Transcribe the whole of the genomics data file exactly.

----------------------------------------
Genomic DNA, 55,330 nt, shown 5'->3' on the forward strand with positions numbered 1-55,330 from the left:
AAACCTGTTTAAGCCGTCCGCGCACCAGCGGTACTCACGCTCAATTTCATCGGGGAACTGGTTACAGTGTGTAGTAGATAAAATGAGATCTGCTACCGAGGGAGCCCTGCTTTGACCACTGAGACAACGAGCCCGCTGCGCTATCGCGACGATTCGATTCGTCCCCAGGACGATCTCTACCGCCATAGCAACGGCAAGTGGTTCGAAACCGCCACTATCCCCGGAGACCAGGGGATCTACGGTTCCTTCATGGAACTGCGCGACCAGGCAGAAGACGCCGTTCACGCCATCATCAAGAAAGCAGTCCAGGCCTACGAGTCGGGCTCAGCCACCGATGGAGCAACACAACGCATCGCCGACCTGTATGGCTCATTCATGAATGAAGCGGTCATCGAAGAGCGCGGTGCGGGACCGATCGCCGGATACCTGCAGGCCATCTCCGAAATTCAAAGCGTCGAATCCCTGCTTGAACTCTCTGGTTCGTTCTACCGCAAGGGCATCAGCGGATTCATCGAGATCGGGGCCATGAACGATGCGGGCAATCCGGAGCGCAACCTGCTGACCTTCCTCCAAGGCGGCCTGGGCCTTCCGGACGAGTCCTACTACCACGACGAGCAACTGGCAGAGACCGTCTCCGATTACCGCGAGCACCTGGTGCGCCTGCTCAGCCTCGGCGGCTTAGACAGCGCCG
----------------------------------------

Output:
Genomic DNA, 55,330 nt, shown 5'->3' on the forward strand with positions numbered 1-55,330 from the left:
AAACCTGTTTAAGCCGTCCGCGCACCAGCGGTACTCACGCTCAATTTCATCGGGGAACTGGTTACAGTGTGTAGTAGATAAAATGAGATCTGCTACCGAGGGAGCCCTGCTTTGACCACTGAGACAACGAGCCCGCTGCGCTATCGCGACGATTCGATTCGTCCCCAGGACGATCTCTACCGCCATAGCAACGGCAAGTGGTTCGAAACCGCCACTATCCCCGGAGACCAGGGGATCTACGGTTCCTTCATGGAACTGCGCGACCAGGCAGAAGACGCCGTTCACGCCATCATCAAGAAAGCAGTCCAGGCCTACGAGTCGGGCTCAGCCACCGATGGAGCAACACAACGCATCGCCGACCTGTATGGCTCATTCATGAATGAAGCGGTCATCGAAGAGCGCGGTGCGGGACCGATCGCCGGATACCTGCAGGCCATCTCCGAAATTCAAAGCGTCGAATCCCTGCTTGAACTCTCTGGTTCGTTCTACCGCAAGGGCATCAGCGGATTCATCGAGATCGGGGCCATGAACGATGCGGGCAATCCGGAGCGCAACCTGCTGACCTTCCTCCAAGGCGGCCTGGGCCTTCCGGACGAGTCCTACTACCACGACGAGCAACTGGCAGAGACCGTCTCCGATTACCGCGAGCACCTGGTGCGCCTGCTCAGCCTCGGCGGCTTAGACAGCGCCG